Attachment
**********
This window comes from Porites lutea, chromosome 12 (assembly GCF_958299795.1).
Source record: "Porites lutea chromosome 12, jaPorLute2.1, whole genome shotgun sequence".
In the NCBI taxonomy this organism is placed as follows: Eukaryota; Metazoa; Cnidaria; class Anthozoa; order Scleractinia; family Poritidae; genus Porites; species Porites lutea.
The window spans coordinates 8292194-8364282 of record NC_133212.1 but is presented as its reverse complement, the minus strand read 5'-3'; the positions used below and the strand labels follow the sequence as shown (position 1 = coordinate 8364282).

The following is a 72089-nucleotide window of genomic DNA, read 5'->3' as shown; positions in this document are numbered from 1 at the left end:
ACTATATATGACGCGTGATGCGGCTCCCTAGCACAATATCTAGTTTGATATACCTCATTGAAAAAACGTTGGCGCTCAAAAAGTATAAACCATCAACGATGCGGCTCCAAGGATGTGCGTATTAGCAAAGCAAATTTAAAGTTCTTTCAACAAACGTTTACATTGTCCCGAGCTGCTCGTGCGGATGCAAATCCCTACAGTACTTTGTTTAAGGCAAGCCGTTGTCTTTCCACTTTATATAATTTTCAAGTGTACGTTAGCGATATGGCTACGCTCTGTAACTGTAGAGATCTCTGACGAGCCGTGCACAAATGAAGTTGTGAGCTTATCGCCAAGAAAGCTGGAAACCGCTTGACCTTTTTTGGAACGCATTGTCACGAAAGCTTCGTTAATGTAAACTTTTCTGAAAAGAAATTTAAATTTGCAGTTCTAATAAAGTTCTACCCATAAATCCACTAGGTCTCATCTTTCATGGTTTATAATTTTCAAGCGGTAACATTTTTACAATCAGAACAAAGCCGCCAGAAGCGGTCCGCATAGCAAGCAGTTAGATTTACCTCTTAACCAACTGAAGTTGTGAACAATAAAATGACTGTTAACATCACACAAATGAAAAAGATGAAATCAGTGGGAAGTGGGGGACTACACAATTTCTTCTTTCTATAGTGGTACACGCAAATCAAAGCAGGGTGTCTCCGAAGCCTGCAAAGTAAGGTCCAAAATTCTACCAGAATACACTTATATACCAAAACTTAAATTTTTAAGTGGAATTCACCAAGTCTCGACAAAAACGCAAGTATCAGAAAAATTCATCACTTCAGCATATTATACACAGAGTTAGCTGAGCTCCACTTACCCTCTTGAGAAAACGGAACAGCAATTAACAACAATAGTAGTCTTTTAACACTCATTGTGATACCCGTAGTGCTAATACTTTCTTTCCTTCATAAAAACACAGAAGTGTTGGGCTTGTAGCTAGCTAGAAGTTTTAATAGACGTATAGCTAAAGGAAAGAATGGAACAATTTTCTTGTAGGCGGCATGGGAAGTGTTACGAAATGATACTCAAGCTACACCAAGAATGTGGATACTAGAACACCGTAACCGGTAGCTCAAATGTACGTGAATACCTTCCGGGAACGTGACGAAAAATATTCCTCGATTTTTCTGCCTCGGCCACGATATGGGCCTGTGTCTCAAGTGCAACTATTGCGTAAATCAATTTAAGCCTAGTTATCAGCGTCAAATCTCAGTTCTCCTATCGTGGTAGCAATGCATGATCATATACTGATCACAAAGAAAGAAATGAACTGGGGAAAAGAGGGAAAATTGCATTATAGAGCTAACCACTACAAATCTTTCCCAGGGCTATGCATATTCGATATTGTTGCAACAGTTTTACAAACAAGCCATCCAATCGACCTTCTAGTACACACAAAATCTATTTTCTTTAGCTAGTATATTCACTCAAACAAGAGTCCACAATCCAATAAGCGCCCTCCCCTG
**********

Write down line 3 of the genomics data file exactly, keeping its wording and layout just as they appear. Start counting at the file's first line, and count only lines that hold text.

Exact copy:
In the NCBI taxonomy this organism is placed as follows: Eukaryota; Metazoa; Cnidaria; class Anthozoa; order Scleractinia; family Poritidae; genus Porites; species Porites lutea.